Why you need a swipe file (and where to find the right material).

The verde river of ideas running dry is the worst nightmare for any copywriter. You’re staring at a blank screen with a tauntingly blinking cursor. With a swipe file that never happens again!

Why you need a swipe file (and where to find the right material).

My granddad has been dead for over ten years. Recently, my dad decided to clean out the attic and throw away gramp’s old things.

Among those old things was a treasure chest. In it were old pictures, letters, World War II relics—the Swiss didn’t fight, but we were ready. My dad threw it all out: “I don’t need anything to remind me how much I loved my father.”

He kept one thing for me. My granddad’s old swipe file.

Swipe file from my grandfather, ca. 1940

You need a swipe file.

In the simplest terms, a swipe file is a collection of ads, marketing ideas, templates, and guides you keep in a physical folder or a digital file. It’s your well of knowledge and inspiration.

Whenever you need an idea for your ad, headline, blog post, or any other piece of advertising, you swipe it from your swipe file.

As an ad-man over 70 years ago, my granddad knew the importance of a swipe file. Sometimes, inspiration sits patiently by the side of your desk but most of the time you have to go looking for it.

I spent days tearing through the pages. There are over half a century old ads of products that are still selling today, and ads of companies that went out of business decades ago.

I traveled back to a time when Ogilvy was still kicking—although I haven’t found any of his ads in that swipe file.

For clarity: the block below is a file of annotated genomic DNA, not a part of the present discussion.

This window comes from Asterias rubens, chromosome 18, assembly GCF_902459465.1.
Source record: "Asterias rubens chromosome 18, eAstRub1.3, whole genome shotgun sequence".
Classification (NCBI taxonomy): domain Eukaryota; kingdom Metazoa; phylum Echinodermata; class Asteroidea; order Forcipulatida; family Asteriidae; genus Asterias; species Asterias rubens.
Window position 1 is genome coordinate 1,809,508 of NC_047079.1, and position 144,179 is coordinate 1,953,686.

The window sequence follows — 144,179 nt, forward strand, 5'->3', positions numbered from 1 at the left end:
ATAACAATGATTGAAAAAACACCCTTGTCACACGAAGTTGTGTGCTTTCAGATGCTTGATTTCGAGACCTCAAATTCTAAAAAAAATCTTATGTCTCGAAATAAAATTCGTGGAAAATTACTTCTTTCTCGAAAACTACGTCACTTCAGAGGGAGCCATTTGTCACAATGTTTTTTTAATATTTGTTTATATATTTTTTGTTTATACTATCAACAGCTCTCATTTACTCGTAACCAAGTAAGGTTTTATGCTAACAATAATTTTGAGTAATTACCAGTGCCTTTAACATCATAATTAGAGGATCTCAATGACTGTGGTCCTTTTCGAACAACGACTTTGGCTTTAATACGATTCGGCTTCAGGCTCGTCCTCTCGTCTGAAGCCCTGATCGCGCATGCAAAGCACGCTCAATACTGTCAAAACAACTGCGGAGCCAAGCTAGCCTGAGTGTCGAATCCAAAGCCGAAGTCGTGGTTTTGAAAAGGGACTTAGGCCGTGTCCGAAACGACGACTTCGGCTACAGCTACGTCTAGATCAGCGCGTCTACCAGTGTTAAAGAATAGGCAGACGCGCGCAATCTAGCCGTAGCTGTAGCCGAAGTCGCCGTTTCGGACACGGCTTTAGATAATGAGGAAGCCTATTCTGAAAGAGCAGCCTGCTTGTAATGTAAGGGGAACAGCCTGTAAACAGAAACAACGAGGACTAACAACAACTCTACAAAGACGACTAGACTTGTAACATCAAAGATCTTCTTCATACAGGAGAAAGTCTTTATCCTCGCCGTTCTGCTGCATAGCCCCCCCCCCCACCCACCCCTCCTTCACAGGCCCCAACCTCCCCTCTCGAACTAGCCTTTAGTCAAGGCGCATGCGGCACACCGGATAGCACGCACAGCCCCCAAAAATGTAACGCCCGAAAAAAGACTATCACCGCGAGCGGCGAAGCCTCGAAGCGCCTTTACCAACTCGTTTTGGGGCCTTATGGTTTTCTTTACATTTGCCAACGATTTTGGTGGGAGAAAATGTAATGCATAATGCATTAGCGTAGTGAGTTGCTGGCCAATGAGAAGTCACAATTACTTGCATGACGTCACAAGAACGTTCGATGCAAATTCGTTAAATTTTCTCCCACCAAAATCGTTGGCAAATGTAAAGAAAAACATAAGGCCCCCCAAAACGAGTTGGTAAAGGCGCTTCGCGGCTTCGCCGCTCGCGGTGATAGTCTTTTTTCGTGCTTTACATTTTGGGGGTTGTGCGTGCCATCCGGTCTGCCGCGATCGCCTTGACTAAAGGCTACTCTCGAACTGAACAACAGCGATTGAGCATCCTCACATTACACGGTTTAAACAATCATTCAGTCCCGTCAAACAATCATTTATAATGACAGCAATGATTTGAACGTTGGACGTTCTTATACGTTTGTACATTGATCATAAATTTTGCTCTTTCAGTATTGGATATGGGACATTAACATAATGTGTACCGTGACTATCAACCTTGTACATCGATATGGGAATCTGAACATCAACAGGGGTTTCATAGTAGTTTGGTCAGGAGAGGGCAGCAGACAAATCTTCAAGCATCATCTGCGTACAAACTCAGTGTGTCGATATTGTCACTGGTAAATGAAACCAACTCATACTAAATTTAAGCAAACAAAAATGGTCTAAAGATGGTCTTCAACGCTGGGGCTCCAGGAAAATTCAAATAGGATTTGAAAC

swipe file from Switzerland, ca. 1940

But of course, I’m not just relying on my old man’s old man’s swipe file. I’ve got some dynamite on my own that I keep neatly organized in my favourite notes tool: notion.so.

Screenshot of the swipe file categories in my notion.so.

“I don’t need a swipe file.”

See, I knew you’d say that. I said that. I thought I could whip up something better than anyone else did.

Inevitably, you will find yourself staring at a blank piece of paper with a taunting, blinking cursor on your screen.

When that happens, you’ll be glad to have a swipe file.

Creativity is overrated anyways. You can write successful copy if you can recycle and reorganize the ideas, words, and phrases in your swipe file.

“Where do you find material for your swipe file?”

Philip Roth famously said:

“Nothing bad can happen to a writer. Everything is material.”

You witness many things a day that you can add to your swipe file—the way a woman’s hair spills across her pillow like ink, a great ad you saw on a billboard, or something you just discovered. It could all be worth writing down.

You get bombarded with marketing. It’s everywhere you look, listen, and smell. From now on, analyze it. If it’s good, take a picture, cut it out of the paper, or make a note. Then add it to your swipe file.

Martin Lindstrom gives some practical advice in Buyology on how we can escape marketers:

”Perhaps, if you drove to the supermarket, loaded up on food for the next decade or two, and then locked yourself inside your house or apartment with double-bolts. Unplugged your television. Switched off your cell phone. Canceled your high-speed Internet connection. In other words, cut yourself off from the outside world altogether.”

“Can I just get your swipe file?”

No. But I’m not gonna leave you hanging. Here are some public swipe files to get you started:

But please, do get started. Having a swipe file saves my ass every day.

That’s it. I’m out.